Today I was picking grapes from their vine for my partner's grandmother. They had been left too long and many were rotting or had bright blue spots where some form of fungus or algae was growing on them. I sorted the grapes into piles of rotten grapes and edible grapes.
When I picked a big bunch of grapes with a couple of rotting overripe grapes I sorted it into the rotten pile, despite there being a dozen ripe looking grapes. If I found a couple of isolated ripe green grape I would put it in the ripe pile, without knowing whether it had grown near rotten grapes. My partner's grandmother ignored my sorting and pulled out all the ripe grapes from both piles, washed them and put them in a big bowl. The bowl of grapes looked delicious, but after picking through so many rotten grapes I didn't feel like eating any.
This seems contridictory; I would prefer two ripe grapes to twenty ripe grapes and 4 rotting grapes. This resonates with an experiment in Christopher Hsee's Less is Better paper. University students were split into groups and each was asked to price a dinnerware set. One set had 8 dinner plates, 8 soup bowls and 8 desert places all in good condition. The other set had everything in the first set plus 8 cups, 2 of which were broken, and 8 saucers, 7 of which were broken. Students who saw the first set tended to give a higher price ($32) than the second set ($23), with the same framing of typical prices of $30-$60 for dinnerware sets. Clearly having a set with more items should theoretically be more valuable. Students who saw both sets together priced the second set slightly higher.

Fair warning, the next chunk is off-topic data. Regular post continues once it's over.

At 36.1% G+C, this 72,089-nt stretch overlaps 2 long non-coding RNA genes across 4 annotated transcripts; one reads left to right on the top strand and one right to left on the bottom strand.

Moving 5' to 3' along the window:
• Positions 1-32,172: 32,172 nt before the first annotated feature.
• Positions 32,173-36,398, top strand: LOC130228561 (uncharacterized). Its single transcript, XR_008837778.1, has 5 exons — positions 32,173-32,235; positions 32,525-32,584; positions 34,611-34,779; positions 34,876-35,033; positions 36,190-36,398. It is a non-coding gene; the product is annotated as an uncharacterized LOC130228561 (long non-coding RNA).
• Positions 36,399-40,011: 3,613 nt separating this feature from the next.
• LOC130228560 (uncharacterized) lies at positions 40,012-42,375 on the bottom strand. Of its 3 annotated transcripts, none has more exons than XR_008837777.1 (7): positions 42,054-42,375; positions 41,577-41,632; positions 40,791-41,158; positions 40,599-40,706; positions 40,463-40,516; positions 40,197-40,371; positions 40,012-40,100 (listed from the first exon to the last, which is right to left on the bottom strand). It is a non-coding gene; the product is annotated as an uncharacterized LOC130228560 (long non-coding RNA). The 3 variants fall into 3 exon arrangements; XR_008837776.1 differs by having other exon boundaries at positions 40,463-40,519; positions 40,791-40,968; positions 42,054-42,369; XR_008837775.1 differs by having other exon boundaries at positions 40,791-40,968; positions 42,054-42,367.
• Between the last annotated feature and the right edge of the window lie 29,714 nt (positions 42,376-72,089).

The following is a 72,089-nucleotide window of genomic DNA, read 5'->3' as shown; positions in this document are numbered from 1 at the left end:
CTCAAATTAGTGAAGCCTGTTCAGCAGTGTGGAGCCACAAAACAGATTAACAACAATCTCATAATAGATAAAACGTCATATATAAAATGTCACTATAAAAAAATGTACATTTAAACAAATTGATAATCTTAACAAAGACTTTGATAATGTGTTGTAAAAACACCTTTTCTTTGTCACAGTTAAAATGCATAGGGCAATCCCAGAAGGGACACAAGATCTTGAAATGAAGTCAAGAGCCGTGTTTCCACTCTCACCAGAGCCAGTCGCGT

In Chapter 15 of Thinking Fast and Slow, Daniel Kahneman explains this as comparison with prototypes. We value the items by a typical item in the set; having a worse example reduces the average value and so adding worthless items decreases the value of the set. He mentions an experiment from John List where a set of ten high-value baseball cards was valued higher than the same set of ten cards with three modest-value cards (by different groups of people).
I can see some ways to rationalise this way of thinking. Maybe being close to rotten grapes increases the chance they will be rotten. Similarly the broken cups and saucer might indicate something had happened to the set and there might be other faults we hadn't noticed. These kinds of faults align with prototype thinking; but don't really stand up to scrutiny here.
Another rationale is adding some bad items means you have to do additional work to separate the good from the bad. Disposing of the bad cups and saucers is an additional task, as is throwing out the bad grapes or reselling the mediocre baseball cards. However in each of these cases the cost is very low, and so at worst the items should be close in price.
I think about this when creating a presentation. It's really easy to add slides containing lots of information. Once I've added a slide it's really hard to delete because of the sunk time cost; it feels like I would be removing value. But removing the least valuable slides increases the average value of the presentation, and so the final product would be considered more valuable. This is why sketching out a presentation can be so effective, you remove the least valuable slides before you even make them.